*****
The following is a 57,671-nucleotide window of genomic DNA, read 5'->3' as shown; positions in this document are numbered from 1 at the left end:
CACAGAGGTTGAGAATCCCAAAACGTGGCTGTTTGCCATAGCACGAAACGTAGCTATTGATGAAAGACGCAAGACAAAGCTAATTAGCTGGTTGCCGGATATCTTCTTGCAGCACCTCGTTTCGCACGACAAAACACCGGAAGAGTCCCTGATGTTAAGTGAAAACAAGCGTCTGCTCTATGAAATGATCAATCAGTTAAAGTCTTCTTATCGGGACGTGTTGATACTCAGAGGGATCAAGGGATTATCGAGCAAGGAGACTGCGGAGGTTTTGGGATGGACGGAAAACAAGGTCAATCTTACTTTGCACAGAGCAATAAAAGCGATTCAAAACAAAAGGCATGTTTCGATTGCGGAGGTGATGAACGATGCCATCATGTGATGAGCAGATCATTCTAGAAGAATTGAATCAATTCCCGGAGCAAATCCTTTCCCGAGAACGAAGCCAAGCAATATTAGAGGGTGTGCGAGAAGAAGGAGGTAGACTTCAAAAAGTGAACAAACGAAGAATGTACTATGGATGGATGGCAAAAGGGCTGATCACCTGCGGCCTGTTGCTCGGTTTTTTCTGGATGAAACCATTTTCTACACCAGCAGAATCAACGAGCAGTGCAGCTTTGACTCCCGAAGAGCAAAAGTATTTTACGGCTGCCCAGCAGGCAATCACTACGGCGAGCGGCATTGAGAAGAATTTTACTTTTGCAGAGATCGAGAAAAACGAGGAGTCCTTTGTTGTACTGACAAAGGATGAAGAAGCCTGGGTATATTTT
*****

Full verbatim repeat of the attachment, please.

The following is a 57,671-nucleotide window of genomic DNA, read 5'->3' as shown; positions in this document are numbered from 1 at the left end:
CACAGAGGTTGAGAATCCCAAAACGTGGCTGTTTGCCATAGCACGAAACGTAGCTATTGATGAAAGACGCAAGACAAAGCTAATTAGCTGGTTGCCGGATATCTTCTTGCAGCACCTCGTTTCGCACGACAAAACACCGGAAGAGTCCCTGATGTTAAGTGAAAACAAGCGTCTGCTCTATGAAATGATCAATCAGTTAAAGTCTTCTTATCGGGACGTGTTGATACTCAGAGGGATCAAGGGATTATCGAGCAAGGAGACTGCGGAGGTTTTGGGATGGACGGAAAACAAGGTCAATCTTACTTTGCACAGAGCAATAAAAGCGATTCAAAACAAAAGGCATGTTTCGATTGCGGAGGTGATGAACGATGCCATCATGTGATGAGCAGATCATTCTAGAAGAATTGAATCAATTCCCGGAGCAAATCCTTTCCCGAGAACGAAGCCAAGCAATATTAGAGGGTGTGCGAGAAGAAGGAGGTAGACTTCAAAAAGTGAACAAACGAAGAATGTACTATGGATGGATGGCAAAAGGGCTGATCACCTGCGGCCTGTTGCTCGGTTTTTTCTGGATGAAACCATTTTCTACACCAGCAGAATCAACGAGCAGTGCAGCTTTGACTCCCGAAGAGCAAAAGTATTTTACGGCTGCCCAGCAGGCAATCACTACGGCGAGCGGCATTGAGAAGAATTTTACTTTTGCAGAGATCGAGAAAAACGAGGAGTCCTTTGTTGTACTGACAAAGGATGAAGAAGCCTGGGTATATTTT